Persistent over-expression of specific CC class chemokines correlates with macrophage and T-cell recruitment in mdx skeletal muscle

John D. Porter, Wei Guo, Anita P. Merriam, Sangeeta Khanna, Georgiana Cheng, Xiaohua Zhou, Francisco H. Andrade, Chellah Richmonds, Henry J. Kaminski

Research output: Contribution to journalArticlepeer-review

75 Scopus citations


Prior studies and the efficacy of immunotherapies provide evidence that inflammation is mechanistic in pathogenesis of Duchenne muscular dystrophy. To identify putative pro-inflammatory mechanisms, we evaluated chemokine gene/protein expression patterns in skeletal muscle of mdx mice. By DNA microarray, reverse transcription-polymerase chain reaction, quantitative polymerase chain reaction, and immunoblotting, convergent evidence established the induction of six distinct CC class chemokine ligands in adult mdx: CCL2/MCP-1, CCL5/RANTES, CCL6/mu C10, CCL7/MCP-3, CCL8/MCP-2, and CCL9/MIP-1γ. CCL receptors, CCR2, CCR1, and CCR5, also showed increased expression in mdx muscle. CCL2 and CCL6 were localized to both monocular cells and muscle fibers, suggesting that dystrophic muscle may contribute toward chemotaxis. Temporal patterns of CCL2 and CCL6 showed early induction and maintained expression in mdx limb muscle. These data raise the possibility that chemokine signaling pathways coordinate a spatially and temporally discrete immune response that may contribute toward muscular dystrophy. The chemokine pro-inflammatory pathways described here in mdx may represent new targets for treatment of Duchenne muscular dystrophy.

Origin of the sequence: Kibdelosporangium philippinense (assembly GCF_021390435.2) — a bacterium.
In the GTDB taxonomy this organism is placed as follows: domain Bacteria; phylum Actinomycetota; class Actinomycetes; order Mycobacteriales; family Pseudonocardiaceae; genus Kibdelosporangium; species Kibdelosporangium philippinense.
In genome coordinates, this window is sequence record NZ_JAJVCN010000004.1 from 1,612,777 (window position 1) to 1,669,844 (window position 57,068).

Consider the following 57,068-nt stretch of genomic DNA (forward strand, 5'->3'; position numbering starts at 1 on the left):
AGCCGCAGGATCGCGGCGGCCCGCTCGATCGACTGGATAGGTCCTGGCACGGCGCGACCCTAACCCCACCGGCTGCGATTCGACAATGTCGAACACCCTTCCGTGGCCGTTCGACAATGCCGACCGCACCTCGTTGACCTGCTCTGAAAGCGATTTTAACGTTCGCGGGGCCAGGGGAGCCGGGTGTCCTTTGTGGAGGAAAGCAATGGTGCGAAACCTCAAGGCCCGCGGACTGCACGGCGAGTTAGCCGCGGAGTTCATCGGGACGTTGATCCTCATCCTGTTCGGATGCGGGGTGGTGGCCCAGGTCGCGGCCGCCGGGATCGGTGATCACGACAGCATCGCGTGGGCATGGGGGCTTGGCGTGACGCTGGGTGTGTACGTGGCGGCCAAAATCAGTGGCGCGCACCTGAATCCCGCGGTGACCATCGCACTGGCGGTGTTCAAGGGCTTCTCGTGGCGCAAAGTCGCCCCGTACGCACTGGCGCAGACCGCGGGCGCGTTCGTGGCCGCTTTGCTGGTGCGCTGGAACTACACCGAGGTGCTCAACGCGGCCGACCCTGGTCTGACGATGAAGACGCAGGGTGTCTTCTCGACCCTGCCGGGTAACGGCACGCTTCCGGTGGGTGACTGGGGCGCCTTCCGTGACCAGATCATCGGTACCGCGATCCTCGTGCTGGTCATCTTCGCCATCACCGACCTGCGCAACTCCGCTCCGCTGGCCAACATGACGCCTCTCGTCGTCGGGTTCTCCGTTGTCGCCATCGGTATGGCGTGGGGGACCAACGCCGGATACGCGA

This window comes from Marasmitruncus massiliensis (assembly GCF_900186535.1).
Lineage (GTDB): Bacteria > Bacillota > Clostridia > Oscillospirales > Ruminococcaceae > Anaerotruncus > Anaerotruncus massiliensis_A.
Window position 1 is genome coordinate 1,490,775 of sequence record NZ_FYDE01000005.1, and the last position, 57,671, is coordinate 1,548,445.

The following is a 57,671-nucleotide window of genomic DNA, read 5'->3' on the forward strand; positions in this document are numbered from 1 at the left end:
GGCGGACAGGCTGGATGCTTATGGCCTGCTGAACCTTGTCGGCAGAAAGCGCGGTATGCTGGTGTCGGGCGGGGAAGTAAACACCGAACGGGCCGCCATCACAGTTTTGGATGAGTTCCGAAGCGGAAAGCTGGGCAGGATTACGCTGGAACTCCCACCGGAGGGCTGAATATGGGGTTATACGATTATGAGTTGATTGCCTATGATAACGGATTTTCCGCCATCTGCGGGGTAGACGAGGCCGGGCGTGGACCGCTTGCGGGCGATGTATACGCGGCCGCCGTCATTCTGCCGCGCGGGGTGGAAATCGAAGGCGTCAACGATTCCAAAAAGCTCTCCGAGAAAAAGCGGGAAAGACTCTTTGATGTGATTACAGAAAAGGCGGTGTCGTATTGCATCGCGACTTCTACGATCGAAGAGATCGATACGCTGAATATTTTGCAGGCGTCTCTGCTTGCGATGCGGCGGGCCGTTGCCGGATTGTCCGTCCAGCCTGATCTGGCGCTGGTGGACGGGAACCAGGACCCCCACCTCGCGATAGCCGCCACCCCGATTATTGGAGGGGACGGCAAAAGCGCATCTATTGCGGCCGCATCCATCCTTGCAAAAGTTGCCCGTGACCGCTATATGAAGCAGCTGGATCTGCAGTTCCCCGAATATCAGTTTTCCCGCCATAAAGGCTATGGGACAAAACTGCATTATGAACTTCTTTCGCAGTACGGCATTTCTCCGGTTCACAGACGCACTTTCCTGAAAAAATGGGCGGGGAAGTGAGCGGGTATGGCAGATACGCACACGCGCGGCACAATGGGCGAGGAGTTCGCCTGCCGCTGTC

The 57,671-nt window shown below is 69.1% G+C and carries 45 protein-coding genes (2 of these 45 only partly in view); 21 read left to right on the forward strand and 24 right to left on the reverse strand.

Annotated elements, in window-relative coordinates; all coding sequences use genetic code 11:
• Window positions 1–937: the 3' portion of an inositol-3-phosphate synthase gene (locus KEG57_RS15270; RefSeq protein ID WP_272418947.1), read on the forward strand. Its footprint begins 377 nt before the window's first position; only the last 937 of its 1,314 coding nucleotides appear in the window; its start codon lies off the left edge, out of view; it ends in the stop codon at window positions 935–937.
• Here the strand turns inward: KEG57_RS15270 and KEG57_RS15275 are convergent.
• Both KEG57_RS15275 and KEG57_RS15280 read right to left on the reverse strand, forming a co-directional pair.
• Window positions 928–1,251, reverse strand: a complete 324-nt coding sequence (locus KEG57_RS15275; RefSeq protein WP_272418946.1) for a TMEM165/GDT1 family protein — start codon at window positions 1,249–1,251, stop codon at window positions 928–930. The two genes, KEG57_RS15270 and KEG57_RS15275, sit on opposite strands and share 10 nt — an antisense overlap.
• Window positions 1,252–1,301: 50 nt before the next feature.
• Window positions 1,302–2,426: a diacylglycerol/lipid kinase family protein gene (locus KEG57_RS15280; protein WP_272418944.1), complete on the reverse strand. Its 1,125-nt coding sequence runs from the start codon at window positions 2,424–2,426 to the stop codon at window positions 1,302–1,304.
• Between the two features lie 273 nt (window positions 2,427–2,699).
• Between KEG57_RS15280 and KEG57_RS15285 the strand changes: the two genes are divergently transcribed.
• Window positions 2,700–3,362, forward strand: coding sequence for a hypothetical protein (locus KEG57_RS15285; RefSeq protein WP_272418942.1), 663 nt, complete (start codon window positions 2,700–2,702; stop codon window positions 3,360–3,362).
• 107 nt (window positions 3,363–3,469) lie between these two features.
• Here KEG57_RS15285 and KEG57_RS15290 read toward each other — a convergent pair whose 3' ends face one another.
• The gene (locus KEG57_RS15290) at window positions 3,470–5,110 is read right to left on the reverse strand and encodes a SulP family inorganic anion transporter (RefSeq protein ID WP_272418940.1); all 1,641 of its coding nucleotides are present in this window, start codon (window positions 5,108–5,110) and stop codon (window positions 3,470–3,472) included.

Original languageEnglish
Pages (from-to)223-235
Number of pages13
JournalNeuromuscular Disorders
Issue number3
StatePublished - Mar 2003

Bibliographical note

Funding Information:
We thank Patrick Leahy, Marty Veigl, and the Ireland Cancer Center Gene Expression Array Core Facility for DNA microarray assistance, Denney Hatala for immunocytochemistry, Beth Ann Benetz for assistance with illustrations, Lee Hyson for help with data analysis, and Eric Pearlman, Richard Ransohoff, and Richard Zigmond for helpful discussions. This work was supported by grants from The Research Institute of University Hospitals of Cleveland, Research to Prevent Blindness (Departmental Grant; Senior Scientific Investigator Award to J.D.P.), the Knight Templar Eye Research Foundation (S.K.), the Muscular Dystrophy Association USA (J.D.P.), and NIH Grants R01 EY09834 (J.D.P.), R01 EY12779 (J.D.P.), and P30 EY11373. J.D.P. is also supported by funding from the Carl F. Asseff, M.D. Professorship in Ophthalmology.


  • Chemokine
  • Chemotaxis
  • Mdx
  • Muscular dystrophy

ASJC Scopus subject areas

  • Pediatrics, Perinatology, and Child Health
  • Neurology
  • Clinical Neurology
  • Genetics(clinical)


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